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The Performance Trap

I just spoke to an old and dear friend this morning who recently had her first child and just returned to work. She shared how much she missed her baby already, but felt more like herself when she was working.

“Of course,” I replied. When we work, even with the stress and difficulties, we receive immediate gratification and recognition for what we do. There are rights and wrongs, definites and definitions, boundaries and rules. Little of that exists with child-raising. The boundaries that do exist are typically self-imposed or even worse, expected by society.

Raising a child has nothing to do with gratitude and self-recognition and everything to do with self-sacrifice and long-term vision. Daily I struggle with not working outside the home and the “rewards” that come with it, but in the same moment I also reflect at how quickly these past four years have gone by and how each moment with each of my children is precious (though it’s easier to think that when they’re sleeping peacefully rather than fighting over the same jump rope again!). Most of all, I’m thankful for a husband that trusts me enough to stay at home with our children and carries the burden and responsibility of working so I can be at home. What we sacrifice in material things we more than make up for in memories.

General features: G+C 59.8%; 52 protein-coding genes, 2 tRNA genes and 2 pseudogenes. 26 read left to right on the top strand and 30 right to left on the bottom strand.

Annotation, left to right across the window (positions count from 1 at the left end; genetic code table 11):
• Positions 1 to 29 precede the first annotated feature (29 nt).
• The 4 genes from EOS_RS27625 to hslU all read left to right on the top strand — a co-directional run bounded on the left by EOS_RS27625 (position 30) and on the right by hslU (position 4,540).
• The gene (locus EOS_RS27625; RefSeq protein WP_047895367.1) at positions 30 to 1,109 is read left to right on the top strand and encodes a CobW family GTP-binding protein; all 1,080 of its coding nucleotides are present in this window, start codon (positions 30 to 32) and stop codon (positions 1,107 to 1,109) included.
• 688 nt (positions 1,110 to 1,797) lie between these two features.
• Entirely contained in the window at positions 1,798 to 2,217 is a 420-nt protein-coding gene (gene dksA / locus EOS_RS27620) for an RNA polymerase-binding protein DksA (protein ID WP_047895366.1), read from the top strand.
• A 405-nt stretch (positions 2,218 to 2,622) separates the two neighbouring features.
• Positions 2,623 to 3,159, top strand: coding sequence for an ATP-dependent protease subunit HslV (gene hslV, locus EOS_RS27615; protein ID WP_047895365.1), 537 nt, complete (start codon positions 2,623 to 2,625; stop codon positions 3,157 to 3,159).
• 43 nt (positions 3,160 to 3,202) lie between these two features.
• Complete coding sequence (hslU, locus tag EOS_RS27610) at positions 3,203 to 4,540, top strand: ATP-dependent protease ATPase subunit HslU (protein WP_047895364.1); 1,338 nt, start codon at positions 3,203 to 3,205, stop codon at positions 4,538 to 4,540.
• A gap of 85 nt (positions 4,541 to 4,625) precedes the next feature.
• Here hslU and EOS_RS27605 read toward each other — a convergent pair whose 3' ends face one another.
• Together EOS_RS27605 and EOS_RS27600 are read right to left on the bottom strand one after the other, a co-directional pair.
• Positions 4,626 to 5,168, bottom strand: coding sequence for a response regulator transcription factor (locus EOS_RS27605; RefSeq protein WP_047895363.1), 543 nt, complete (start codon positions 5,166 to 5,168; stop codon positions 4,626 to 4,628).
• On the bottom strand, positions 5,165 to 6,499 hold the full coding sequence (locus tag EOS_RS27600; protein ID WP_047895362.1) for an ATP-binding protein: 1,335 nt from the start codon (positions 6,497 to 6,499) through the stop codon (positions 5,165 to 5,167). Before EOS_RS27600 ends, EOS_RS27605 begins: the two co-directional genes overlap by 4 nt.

If we think about it, nothing worthwhile in life is every easy, so why should parenting be any different?